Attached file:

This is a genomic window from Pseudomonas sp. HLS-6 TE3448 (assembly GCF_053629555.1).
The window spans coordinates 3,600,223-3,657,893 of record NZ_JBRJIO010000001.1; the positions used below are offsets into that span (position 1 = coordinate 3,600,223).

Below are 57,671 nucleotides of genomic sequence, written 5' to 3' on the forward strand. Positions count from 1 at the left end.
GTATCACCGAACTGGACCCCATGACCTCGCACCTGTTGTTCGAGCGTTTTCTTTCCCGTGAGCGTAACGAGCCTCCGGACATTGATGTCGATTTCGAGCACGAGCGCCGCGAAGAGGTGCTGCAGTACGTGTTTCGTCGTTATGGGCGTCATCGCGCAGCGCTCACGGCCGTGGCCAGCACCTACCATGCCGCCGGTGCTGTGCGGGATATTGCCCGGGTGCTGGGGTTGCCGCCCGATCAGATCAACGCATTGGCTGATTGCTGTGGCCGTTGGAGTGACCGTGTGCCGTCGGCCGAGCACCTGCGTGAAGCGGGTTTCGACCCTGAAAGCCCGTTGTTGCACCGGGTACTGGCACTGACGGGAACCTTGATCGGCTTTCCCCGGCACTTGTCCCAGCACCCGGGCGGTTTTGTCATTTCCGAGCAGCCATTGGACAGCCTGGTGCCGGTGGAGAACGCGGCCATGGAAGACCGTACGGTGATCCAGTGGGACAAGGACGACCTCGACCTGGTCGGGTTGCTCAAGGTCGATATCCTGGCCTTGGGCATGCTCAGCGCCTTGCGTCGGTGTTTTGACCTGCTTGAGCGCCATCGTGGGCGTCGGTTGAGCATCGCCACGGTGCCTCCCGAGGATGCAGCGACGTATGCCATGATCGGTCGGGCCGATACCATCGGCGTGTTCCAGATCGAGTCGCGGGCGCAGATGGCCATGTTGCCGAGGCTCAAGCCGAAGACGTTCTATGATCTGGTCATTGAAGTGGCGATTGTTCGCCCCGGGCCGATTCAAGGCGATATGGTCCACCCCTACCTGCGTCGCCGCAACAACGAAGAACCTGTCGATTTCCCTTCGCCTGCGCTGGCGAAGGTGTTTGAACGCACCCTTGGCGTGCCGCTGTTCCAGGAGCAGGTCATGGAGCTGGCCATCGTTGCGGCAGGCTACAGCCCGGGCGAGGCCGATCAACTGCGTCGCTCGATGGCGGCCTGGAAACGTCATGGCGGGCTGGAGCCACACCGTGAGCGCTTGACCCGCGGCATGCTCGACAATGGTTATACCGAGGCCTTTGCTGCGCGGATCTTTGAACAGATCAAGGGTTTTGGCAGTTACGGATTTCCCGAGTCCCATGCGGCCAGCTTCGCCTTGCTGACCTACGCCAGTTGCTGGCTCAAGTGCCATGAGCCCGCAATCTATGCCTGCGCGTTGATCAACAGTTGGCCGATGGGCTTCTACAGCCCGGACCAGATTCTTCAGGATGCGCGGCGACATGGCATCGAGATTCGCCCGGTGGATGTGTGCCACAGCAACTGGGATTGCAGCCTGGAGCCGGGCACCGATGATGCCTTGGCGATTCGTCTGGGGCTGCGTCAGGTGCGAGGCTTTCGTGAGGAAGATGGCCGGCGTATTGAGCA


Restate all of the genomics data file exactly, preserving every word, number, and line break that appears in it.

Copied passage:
This is a genomic window from Pseudomonas sp. HLS-6 TE3448 (assembly GCF_053629555.1).
The window spans coordinates 3,600,223-3,657,893 of record NZ_JBRJIO010000001.1; the positions used below are offsets into that span (position 1 = coordinate 3,600,223).

Below are 57,671 nucleotides of genomic sequence, written 5' to 3' on the forward strand. Positions count from 1 at the left end.
GTATCACCGAACTGGACCCCATGACCTCGCACCTGTTGTTCGAGCGTTTTCTTTCCCGTGAGCGTAACGAGCCTCCGGACATTGATGTCGATTTCGAGCACGAGCGCCGCGAAGAGGTGCTGCAGTACGTGTTTCGTCGTTATGGGCGTCATCGCGCAGCGCTCACGGCCGTGGCCAGCACCTACCATGCCGCCGGTGCTGTGCGGGATATTGCCCGGGTGCTGGGGTTGCCGCCCGATCAGATCAACGCATTGGCTGATTGCTGTGGCCGTTGGAGTGACCGTGTGCCGTCGGCCGAGCACCTGCGTGAAGCGGGTTTCGACCCTGAAAGCCCGTTGTTGCACCGGGTACTGGCACTGACGGGAACCTTGATCGGCTTTCCCCGGCACTTGTCCCAGCACCCGGGCGGTTTTGTCATTTCCGAGCAGCCATTGGACAGCCTGGTGCCGGTGGAGAACGCGGCCATGGAAGACCGTACGGTGATCCAGTGGGACAAGGACGACCTCGACCTGGTCGGGTTGCTCAAGGTCGATATCCTGGCCTTGGGCATGCTCAGCGCCTTGCGTCGGTGTTTTGACCTGCTTGAGCGCCATCGTGGGCGTCGGTTGAGCATCGCCACGGTGCCTCCCGAGGATGCAGCGACGTATGCCATGATCGGTCGGGCCGATACCATCGGCGTGTTCCAGATCGAGTCGCGGGCGCAGATGGCCATGTTGCCGAGGCTCAAGCCGAAGACGTTCTATGATCTGGTCATTGAAGTGGCGATTGTTCGCCCCGGGCCGATTCAAGGCGATATGGTCCACCCCTACCTGCGTCGCCGCAACAACGAAGAACCTGTCGATTTCCCTTCGCCTGCGCTGGCGAAGGTGTTTGAACGCACCCTTGGCGTGCCGCTGTTCCAGGAGCAGGTCATGGAGCTGGCCATCGTTGCGGCAGGCTACAGCCCGGGCGAGGCCGATCAACTGCGTCGCTCGATGGCGGCCTGGAAACGTCATGGCGGGCTGGAGCCACACCGTGAGCGCTTGACCCGCGGCATGCTCGACAATGGTTATACCGAGGCCTTTGCTGCGCGGATCTTTGAACAGATCAAGGGTTTTGGCAGTTACGGATTTCCCGAGTCCCATGCGGCCAGCTTCGCCTTGCTGACCTACGCCAGTTGCTGGCTCAAGTGCCATGAGCCCGCAATCTATGCCTGCGCGTTGATCAACAGTTGGCCGATGGGCTTCTACAGCCCGGACCAGATTCTTCAGGATGCGCGGCGACATGGCATCGAGATTCGCCCGGTGGATGTGTGCCACAGCAACTGGGATTGCAGCCTGGAGCCGGGCACCGATGATGCCTTGGCGATTCGTCTGGGGCTGCGTCAGGTGCGAGGCTTTCGTGAGGAAGATGGCCGGCGTATTGAGCA